Again, today’s gospel begins where we left off last Sunday. Both Mark and Luke turn at this point to an event in Jesus’ life that occurred while he was teaching in the Temple. It focuses on one of these widows, a nameless old woman who offers everything she had to God because she, unlike the others tossing their coins into the treasure box, gave not out of her surplus, but out of her need. If the poor are proportionately more generous than the wealthy, it is probably because they know what it is to depend on God alone for help.
We are prepared for the gospel by the first reading about the prophet Elijah and the poor widow of Zarephath. Seeking refuge from his enemies, Elijah approaches the woman and asks for a scrap of food. She tells him that she has only a tiny amount, after which she and her son will starve. Elijah assures her that God will look after her. She believes him and gives him the last of her food supply. She is blessed with an abundance of flour and oil which last for a year.
In his gospel Luke relates that Jesus recalled the story of the widow of Zarephath in his first sermon, comparing her faith to the disbelief of his own townspeople. That turns the whole town against him, but he manages to escape their wrath [Luke 4:25-26].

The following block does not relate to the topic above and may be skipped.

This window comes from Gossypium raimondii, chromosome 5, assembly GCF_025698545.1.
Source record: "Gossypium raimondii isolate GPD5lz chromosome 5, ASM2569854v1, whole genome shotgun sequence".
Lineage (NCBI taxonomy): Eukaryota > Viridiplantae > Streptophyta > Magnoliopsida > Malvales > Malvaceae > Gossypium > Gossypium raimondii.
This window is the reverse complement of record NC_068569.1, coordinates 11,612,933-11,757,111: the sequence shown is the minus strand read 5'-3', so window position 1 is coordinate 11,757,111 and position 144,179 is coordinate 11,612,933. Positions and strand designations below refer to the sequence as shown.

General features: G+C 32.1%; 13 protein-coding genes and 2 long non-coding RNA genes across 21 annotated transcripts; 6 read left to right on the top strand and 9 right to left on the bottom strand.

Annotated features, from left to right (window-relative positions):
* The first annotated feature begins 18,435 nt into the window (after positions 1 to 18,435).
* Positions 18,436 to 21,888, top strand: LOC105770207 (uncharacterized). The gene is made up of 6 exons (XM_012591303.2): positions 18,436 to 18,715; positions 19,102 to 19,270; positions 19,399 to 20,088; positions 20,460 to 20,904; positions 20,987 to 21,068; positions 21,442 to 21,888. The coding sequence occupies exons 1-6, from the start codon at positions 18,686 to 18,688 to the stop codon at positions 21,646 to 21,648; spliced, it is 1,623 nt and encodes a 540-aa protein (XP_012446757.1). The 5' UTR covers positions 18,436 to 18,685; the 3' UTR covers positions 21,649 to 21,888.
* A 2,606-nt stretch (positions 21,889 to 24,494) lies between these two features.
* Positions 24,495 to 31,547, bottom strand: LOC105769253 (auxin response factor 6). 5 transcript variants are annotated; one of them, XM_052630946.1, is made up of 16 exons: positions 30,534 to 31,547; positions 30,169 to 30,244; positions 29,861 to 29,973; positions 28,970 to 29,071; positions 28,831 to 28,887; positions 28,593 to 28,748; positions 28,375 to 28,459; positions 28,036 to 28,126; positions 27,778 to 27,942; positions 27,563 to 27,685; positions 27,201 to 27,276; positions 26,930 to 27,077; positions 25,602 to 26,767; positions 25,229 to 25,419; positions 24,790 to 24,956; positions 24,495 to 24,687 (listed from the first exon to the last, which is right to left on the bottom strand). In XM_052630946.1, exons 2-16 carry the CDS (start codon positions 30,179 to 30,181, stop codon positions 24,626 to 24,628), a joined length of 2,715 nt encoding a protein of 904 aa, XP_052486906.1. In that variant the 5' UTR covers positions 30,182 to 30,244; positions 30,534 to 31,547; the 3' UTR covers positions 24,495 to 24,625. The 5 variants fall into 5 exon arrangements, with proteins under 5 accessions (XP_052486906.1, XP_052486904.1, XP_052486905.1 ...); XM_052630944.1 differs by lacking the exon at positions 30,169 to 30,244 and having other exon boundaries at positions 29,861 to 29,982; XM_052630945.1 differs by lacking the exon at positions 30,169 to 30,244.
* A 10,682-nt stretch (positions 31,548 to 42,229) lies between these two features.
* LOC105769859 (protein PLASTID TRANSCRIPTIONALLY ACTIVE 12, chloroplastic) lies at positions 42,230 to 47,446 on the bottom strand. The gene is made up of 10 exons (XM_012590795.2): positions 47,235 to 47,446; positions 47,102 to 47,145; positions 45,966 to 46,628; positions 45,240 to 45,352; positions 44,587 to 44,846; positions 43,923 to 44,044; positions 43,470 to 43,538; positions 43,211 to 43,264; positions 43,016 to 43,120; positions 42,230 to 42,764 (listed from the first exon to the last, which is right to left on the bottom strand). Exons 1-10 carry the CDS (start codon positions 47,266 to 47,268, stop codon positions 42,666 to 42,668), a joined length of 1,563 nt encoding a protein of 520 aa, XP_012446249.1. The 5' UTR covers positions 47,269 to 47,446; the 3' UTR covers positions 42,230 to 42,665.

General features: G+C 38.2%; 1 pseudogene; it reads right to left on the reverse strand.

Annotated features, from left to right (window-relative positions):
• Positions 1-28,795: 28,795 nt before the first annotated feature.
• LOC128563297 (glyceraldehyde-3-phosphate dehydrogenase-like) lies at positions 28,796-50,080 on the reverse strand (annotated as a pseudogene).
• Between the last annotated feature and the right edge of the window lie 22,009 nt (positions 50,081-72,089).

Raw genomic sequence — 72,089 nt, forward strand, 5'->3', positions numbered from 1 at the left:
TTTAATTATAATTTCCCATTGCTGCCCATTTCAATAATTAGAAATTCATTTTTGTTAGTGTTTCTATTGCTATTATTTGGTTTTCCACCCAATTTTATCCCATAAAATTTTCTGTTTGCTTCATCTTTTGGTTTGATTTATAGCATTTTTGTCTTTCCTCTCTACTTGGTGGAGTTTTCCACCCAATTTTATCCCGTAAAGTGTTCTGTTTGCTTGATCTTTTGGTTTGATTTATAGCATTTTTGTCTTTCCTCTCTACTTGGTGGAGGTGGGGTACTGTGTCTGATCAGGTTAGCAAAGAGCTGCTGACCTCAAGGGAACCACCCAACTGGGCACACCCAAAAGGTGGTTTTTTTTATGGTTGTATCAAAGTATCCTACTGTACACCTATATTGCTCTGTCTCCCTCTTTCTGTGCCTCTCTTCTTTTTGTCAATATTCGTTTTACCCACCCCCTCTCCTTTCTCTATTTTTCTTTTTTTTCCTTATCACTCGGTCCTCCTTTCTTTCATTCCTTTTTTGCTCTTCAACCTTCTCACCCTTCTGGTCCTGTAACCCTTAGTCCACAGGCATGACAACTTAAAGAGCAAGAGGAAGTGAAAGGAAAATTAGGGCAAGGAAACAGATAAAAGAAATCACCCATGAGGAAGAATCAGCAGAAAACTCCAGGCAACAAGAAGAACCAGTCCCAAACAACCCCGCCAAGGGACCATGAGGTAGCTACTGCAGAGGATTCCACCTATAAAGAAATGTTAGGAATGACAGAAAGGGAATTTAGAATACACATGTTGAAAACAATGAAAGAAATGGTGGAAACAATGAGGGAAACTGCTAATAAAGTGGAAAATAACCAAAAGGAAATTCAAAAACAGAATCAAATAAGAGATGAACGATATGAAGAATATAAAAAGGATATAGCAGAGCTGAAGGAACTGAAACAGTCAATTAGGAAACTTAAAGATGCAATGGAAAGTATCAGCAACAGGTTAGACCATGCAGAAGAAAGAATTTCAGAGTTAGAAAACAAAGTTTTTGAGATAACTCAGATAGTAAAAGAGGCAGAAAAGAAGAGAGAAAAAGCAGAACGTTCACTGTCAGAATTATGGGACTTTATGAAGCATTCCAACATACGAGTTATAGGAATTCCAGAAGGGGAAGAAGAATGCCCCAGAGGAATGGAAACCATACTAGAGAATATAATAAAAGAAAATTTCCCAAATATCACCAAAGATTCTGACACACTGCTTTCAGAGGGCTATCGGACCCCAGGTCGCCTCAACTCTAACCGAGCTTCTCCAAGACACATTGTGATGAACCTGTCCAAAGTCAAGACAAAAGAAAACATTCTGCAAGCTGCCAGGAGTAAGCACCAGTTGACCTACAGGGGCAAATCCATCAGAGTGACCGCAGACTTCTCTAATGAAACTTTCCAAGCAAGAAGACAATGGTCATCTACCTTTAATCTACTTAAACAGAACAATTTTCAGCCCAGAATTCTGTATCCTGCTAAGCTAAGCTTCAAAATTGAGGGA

Jesus knew, of course, that widows and orphans had a very difficult life. By then, his own mother may have been a widow. They had few rights and, apart from the charity of relatives and benefactors, no way of supporting themselves. Or even of repaying the kindness of strangers. For that reason, the welfare of widows and orphans, and for good measure, the resident political refugee, like that of the halt, blind, and lame, was taken to be an index of the spiritual health of the whole nation by the prophets and clearly by Jesus.